Welcome back to another lesson-filled article with your host, John. Today, we're learning about some of my experiments over the years. I have a deep belief that everyone else is wrong about everything, so I am sure to test what they all say out on myself to make sure it works. Sometimes they're wrong, sometimes they're right. But the core idea here is that whenever possible, we want to take action on what we hear, as opposed to just thinking about things. Dreaming and thinking is easy. Doing is hard. The more we can get in the habit of doing, the faster we will learn, progress, and ultimately succeed.
So let's get into it.
Eating is Overrated.
Imagine not having to waste time on food ever again. Always interested in ways I can use as much of my time for the really important things, I was extremely excited when I hear about Soylent. I always thought of food as a necessary evil. I've always hated wasting time buying food, preparing it, and worst of all, eating it. I want to get back doing fun stuff like hanging out with friends, working, reading, or going to the gym.
That's when I came across Soylent.
While I did not drink only Soylent for three weeks, the drink was most of my calories. About 60-80%. I would drink it all day at school, but then I would come home feeling like an animal, needing to ravenously devour something solid and edible. So I would, but I would make sure to be drinking Soylent for most meals. I wanted to give it a try.
Soylent allowed me to avoid wasting time on food. I wouldn't have to buy any food from the store, saving me a few hours a week. I wouldn't have to prepare food, saving me a few more hours each day. And, I wouldn't really have to eat the food, since "eating" was the same as just drinking out of a water bottle, saving me even more hours each day.
As I wasn't allowing myself to buy any food, my cupboards slowly dwindled down from the evening pig-outs. At the same rate as this, I was starting to feel malnourished, sort of like a plant without sunlight, but still with water. I felt I had my nutrients, and water too of course, but I had no energy. When I went to the gym, I couldn't lift anything as heavy as normal, and more than that, I didn't want to. I was tired all the time, and I didn't realize why.
In case you hadn't already guessed, trying to only "eat" Soylent ended up being a massive failure. But I am still incredibly glad I did it.
See there are two ways to live: sometimes we are thinking, and sometimes we are doing. For me, I find it easy to spend too much time thinking and not enough time doing. When I am trying to learn about something, I find doing it teaches me many more lessons much faster than just thinking about it. In fact, in my head, I was certain Soylent was going to work. At the start, I was extremely confident about being able to save my time wasted on food for way more important things.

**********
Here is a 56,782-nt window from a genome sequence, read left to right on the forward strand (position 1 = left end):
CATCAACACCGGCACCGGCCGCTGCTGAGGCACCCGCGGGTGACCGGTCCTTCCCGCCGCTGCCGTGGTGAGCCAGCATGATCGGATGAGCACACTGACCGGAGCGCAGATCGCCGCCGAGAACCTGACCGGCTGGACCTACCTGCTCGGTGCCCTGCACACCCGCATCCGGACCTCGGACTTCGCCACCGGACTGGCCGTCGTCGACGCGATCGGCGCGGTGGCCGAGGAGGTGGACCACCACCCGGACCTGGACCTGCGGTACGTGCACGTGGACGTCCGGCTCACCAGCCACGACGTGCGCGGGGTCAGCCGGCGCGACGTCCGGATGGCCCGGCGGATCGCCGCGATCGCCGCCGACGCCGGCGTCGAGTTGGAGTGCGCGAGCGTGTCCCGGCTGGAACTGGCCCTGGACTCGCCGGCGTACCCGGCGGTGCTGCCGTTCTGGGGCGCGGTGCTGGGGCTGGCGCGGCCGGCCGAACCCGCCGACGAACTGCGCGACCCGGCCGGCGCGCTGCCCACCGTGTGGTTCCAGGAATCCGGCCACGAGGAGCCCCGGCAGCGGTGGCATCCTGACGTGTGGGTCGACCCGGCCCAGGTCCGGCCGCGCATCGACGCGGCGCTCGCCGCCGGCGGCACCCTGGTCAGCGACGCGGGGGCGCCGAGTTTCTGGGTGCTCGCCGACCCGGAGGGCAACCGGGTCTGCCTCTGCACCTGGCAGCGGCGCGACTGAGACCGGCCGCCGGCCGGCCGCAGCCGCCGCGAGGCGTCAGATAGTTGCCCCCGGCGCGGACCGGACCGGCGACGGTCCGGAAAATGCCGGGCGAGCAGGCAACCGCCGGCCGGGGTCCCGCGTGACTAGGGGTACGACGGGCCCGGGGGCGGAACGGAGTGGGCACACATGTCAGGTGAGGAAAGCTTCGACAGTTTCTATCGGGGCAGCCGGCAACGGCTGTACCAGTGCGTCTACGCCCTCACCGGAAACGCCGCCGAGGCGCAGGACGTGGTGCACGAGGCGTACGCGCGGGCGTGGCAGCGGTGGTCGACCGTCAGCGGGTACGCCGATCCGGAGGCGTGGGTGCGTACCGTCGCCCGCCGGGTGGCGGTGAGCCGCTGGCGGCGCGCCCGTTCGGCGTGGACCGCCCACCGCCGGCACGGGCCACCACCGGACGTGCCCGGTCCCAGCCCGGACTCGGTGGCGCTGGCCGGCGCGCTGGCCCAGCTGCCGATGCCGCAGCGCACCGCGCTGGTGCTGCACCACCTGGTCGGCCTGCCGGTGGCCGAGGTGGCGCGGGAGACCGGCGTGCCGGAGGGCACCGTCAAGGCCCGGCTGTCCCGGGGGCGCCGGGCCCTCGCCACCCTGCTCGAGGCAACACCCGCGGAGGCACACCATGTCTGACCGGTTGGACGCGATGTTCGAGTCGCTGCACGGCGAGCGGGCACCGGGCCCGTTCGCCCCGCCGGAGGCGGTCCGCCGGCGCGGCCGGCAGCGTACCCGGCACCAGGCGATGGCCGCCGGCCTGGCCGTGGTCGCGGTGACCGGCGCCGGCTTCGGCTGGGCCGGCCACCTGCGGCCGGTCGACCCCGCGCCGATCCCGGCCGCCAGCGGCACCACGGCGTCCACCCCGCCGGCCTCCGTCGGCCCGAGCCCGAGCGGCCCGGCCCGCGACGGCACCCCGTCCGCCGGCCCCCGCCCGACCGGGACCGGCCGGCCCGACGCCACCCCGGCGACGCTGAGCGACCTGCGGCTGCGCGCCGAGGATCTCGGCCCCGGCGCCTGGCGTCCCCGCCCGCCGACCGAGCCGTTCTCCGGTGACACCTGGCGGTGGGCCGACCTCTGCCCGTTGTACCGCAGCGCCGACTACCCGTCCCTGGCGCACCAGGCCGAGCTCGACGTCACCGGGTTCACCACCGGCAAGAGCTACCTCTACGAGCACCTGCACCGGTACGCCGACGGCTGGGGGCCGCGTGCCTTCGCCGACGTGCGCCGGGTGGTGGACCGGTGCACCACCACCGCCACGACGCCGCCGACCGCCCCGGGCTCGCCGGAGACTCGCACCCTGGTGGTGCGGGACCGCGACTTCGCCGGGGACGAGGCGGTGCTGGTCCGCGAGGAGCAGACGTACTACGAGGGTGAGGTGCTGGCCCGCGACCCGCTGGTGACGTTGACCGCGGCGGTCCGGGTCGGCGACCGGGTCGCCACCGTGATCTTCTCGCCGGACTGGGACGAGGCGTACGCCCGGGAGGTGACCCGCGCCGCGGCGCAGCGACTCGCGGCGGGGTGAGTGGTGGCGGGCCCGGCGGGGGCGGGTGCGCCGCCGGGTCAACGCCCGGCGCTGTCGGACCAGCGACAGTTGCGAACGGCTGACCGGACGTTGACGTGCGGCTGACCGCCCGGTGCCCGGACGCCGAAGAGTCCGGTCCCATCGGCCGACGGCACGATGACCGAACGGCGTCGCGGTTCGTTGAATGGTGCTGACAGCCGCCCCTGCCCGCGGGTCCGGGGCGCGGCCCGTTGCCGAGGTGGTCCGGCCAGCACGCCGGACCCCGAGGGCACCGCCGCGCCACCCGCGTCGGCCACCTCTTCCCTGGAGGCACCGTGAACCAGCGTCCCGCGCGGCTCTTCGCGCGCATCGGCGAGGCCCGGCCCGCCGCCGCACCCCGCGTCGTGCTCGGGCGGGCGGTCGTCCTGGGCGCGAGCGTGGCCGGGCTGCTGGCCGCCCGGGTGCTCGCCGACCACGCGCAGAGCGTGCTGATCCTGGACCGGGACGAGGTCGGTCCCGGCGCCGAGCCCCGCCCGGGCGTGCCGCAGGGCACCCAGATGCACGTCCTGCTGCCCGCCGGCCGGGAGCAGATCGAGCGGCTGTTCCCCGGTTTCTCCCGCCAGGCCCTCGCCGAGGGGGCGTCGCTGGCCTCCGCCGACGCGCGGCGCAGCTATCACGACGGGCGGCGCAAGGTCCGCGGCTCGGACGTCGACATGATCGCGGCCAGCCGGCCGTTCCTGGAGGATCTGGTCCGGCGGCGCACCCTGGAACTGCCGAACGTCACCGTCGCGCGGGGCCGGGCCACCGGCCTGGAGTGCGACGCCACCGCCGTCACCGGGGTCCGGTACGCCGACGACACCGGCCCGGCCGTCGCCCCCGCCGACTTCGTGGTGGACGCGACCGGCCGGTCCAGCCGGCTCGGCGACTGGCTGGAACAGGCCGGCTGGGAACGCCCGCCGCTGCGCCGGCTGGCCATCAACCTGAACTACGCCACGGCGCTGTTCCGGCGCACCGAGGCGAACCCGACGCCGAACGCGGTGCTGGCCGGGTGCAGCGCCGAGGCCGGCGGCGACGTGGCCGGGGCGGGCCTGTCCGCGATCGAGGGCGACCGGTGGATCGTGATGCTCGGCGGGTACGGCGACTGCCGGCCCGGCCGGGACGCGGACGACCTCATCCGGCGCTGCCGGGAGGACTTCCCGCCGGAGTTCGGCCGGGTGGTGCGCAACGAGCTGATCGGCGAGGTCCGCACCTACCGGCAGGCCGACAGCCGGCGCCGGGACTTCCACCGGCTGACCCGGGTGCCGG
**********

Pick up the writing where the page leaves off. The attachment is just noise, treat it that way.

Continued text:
By removing eating from my life, the value of it became really obvious to me. As the saying goes, you don't know what you have until it's gone. Here are the lessons I learned from the experience.
1. Soylent made me feel bad, when food is supposed to make us feel good.
I always thought the point of eating well was to live longer. This makes sense, right? The better I eat now, the more life I get to live? Not really. In fact, the science says caloric restriction (eating less) is a possible cause of living longer. Regardless, even if eating effects our length of life, what about the actual time we spend living? What about the 80-120 years we're alive? I am pretty sure the point of eating well is to help us feel good during this time period.
If eating is supposed to make us feel good, then we should pick what we eat, how much, and when based on what makes us feel good. For me, I have noticed this to be a constant learning process. I know what core foods make me feel good, so I make food choices based on this knowledge. Conversely, I know what foods make me feel bad, so I try to limit those.
Soylent made me certain that picking food that makes us feel good is important. In fact, I think it's extremely important. When I was on Soylent, every part of my life seemed to be falling apart. I didn't realize this until I took an honest look at the time period, but my exercise was off, my mood was off, I had no energy, I was experiencing strain in my relationships, I was finding it hard to focus, I was more stressed, and overall, I was unhappy.
This was because how we feel affects everything we do.
This is why it's so important to have a good diet. Our diet affects how we feel, which affects literally every area of our life. Choosing a bad diet is choosing to live poorly in many areas beyond the "diet" part of life. So, if we want happy lives where we can feel good, and make awesome decisions, let's work to have an awesome diet, most of the time.
2. Soylent taught me that food time should be short, which is totally wrong.
Something that keeps coming up in my life is this feeling like everything needs to be rushed. I am sure I am not alone. I want to spend less time on everything, so I can get to relaxing faster, because I hate working. Upon review, this is obviously backwards, since we should look for enjoyment in every moment of life, rushing nothing. But it's easy to get caught in the trap.
Taking breaks for eating is like taking breaks in general, we want to take them as often as we need, because they give us energy, and allow us to perform better in daily life. Without the occasional fun trip to the grocery store, goofing around at Costco with my friends, and playing tetris at home to get everything in the cupboard, I found I didn't create any sort of similar fun time that allowed me to slow down. Especially on the daily scale, without any meal time, I found I really wasn't taking many breaks at all. Every moment could be spent doing something, so it was.